Six Big Ideas for Educational Technology Leaders

Response to the  Leadership Day 2012 Challenge

I have had the opportunity to participate in some pretty great professional development recently, and so I’ve decided to share the highlights here and how I believe they apply to effective leadership strategies.

  1. Identify your vision – and share it with your stakeholders.  Keep checking your goals and initiatives to make sure they are on track to move towards your vision. Just like in good instructional design, design your initiatives to meet your learning goals.  Without vision, confusion results, and your ability to be an effective leader is diminished.
  2. Continuously model lifelong learning through the technology tools available today.  A leader in educational technology should be participating in a personal learning network, learning the way that our students learn and benefiting from the ideas and resources shared in this environment. If you don’t understand as a learner the power of social media, then  how can you lead others in helping students to tap into this vast resource?
  3. Change “yes, but” to “what if?”  In this era of high stakes testing, there are always reasons not to try something new or apply what you have learned to make positive changes in the realm of student learning. It is easy to fall back on the “old ways” of schooling – and then technology becomes just another delivery method.  Stay focused on your vision, trust in what you have learned, and help your stakeholders to think outside the box –or better yet, build a whole new box!
  4. Be a designer of learning.   Think like a designer!  Architects follow building code just as teachers should follow standards – but think how far beyond code an architect goes in designing living spaces that are functional. Really, they go way beyond functional to make them personalized and appealing. This is what technology has the potential to do in transforming learning – by following the code and applying the principles of good design. In designing learning, the focus must be on the learning goals. Then, align the assessments with those goals, and begin to envision how technology can transform that learning experience. (Special thanks to Grant Wiggins for sharing this concept and “What if” concept above!)
  5. Be willing to take a risk, fail, and learn from it. Margaret Elizabeth Taylor states in her dissertation  Teaching Efficacy, Innovation, School Culture and Teacher Risk Taking that “support for risk taking enhances organizational ability to overcome obstacles through adaptation and experimentation, allowing for continued effort toward implementation despite failures and setbacks encountered along the way.”  Just as we are understanding the importance of allowing students to fail on their pursuit of understanding and mastery, we need to allow this for ourselves as we strive to re-invent schools to increase student motivation and learning.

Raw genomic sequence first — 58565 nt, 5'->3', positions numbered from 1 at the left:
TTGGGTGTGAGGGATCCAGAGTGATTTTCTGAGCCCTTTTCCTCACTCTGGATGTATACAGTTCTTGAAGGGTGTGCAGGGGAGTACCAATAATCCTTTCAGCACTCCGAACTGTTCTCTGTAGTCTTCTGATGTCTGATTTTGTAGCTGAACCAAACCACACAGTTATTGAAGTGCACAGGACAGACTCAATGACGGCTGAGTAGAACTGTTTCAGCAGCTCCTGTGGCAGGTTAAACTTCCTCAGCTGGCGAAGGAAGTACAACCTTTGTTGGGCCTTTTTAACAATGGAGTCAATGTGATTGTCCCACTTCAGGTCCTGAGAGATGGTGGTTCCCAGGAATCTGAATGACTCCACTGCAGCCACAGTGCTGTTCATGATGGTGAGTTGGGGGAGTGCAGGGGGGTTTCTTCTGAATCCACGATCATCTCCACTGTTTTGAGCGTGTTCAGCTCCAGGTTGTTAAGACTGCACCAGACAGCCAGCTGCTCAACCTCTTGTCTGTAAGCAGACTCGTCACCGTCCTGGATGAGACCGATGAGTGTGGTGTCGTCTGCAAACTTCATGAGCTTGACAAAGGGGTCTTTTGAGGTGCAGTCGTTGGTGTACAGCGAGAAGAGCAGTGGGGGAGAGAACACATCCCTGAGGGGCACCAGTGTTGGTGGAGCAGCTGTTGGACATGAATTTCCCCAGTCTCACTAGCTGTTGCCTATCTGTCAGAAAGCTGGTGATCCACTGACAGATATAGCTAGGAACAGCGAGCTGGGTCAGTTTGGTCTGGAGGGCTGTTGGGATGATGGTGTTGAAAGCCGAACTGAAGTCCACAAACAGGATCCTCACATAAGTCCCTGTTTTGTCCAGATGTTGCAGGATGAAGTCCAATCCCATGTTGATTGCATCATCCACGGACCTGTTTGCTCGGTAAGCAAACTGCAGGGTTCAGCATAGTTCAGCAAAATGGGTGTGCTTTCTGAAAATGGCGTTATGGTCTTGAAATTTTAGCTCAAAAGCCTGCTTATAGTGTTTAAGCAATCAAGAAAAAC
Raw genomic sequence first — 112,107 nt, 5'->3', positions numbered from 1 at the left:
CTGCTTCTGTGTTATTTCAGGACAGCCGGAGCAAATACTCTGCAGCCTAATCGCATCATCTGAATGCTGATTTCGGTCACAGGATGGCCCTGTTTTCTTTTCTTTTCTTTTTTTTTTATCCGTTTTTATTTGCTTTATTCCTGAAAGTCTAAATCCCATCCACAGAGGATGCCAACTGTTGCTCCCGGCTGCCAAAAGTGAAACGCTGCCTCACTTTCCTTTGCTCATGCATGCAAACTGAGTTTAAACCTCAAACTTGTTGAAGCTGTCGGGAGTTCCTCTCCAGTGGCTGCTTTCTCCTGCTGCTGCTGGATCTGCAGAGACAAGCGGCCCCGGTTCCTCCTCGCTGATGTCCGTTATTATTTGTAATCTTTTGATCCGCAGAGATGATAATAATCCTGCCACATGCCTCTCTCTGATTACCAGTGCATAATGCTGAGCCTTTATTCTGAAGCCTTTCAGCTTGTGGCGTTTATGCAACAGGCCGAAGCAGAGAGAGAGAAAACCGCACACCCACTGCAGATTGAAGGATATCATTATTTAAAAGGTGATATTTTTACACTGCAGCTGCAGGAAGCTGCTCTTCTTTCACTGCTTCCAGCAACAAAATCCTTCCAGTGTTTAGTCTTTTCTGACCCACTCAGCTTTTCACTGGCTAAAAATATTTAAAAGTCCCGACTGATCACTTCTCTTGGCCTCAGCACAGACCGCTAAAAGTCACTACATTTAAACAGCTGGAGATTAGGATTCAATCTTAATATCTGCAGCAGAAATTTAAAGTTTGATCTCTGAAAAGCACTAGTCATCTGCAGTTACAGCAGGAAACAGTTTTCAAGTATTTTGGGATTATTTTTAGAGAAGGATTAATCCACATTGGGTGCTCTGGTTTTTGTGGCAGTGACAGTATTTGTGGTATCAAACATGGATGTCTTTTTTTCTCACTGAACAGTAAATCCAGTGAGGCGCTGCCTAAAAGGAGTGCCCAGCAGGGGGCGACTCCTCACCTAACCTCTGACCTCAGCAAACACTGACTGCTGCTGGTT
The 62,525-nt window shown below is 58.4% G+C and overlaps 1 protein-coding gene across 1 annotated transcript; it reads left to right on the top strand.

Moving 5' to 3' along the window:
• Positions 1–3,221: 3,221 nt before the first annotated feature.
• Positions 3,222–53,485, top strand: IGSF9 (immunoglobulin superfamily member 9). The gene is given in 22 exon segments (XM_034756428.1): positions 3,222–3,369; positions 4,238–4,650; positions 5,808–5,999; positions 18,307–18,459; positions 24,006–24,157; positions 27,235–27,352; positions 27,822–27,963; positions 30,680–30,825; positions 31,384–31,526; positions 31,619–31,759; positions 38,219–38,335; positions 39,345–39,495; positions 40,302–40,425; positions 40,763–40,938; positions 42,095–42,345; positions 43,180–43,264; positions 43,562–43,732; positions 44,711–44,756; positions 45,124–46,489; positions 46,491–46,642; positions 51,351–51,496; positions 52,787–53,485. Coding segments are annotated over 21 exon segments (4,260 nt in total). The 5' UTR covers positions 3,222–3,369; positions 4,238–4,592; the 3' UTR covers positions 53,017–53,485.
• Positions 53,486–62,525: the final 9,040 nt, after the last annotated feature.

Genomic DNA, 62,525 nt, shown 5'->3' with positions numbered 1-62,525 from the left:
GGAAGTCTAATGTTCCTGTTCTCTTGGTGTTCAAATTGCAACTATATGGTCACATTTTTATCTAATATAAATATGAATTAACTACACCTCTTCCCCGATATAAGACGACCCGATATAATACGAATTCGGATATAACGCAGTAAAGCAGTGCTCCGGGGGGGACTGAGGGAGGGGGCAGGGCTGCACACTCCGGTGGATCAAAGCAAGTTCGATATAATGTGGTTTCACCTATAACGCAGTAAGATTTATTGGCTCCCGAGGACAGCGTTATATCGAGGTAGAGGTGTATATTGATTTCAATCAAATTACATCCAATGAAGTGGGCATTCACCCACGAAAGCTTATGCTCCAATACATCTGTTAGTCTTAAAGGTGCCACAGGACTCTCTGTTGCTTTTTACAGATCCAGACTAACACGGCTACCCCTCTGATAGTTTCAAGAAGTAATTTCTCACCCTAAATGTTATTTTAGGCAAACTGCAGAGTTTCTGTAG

6. Practice what you preach Connected educational technology leaders understand the potential of blended learning and personalized learning to transform teaching and learning for students.  But what about professional development?  We need to apply these same strategies when we offer professional development for teachers.   Teach teachers the way you want teachers to teach students.

Technology for a “21st Century Classroom”

 I was recently asked by the chair of the education department at a local university to create a list of technology tools that should be included in a “21st Century Classroom.” Our IT-Ed Services team brainstormed and came up with the following list. What would you add? -Nancy


Technology for a 21st Century Classroom

The room itself should be a flexible learning space, with the ability to re-configure furniture and equipment based on student need. Further, the entire school should be a flexible learning space, with the ability to re-purpose any room, combine classes, or create small collaborative work space for students.

Classroom Environment Needs:

  • Wireless connection
  • Sufficient bandwidth
  • Sufficient electrical outlets
  • Sufficient storage for multimedia projects (may be handled at the district level)

Basic Classroom Technology

  • Projector
  • Document Camera
  • Classroom response system (“Clickers”)  – unless all students have their own digital device (see below)
  • Classroom management System – such as Moodle – moving toward “Flipped Classroom”, blended learning and personalized learning
  • Electronic Portfolio software/storage system – helping students prepare for changes to college application processes and building a “positive digital footprint”
  • Access to digital resources (through the library)
    • Ebooks/etextbooks
    • Databases
      • Organized databases of primary sources
      • Journal/newspaper and scholarly works
      • Educational Digital Videos/Simulations to include 3D Technology
      • Access to Web 2.0 Tools for collaboration and communication
        • Skype
        • Wikis
        • Google Docs/Apps
        • Blogs

Teacher Technology Needs

  • Laptop – preferably a tablet

Student technology Needs:

  • Personal Digital Device – this could be a netbook, iPad, iPodtouch, tablet, or their own cell phone. This eliminates the need for some kind of classroom response system
  • Digital cameras and digital video cameras for student use in projects
  • Headsets/microphones for podcasting, Skyping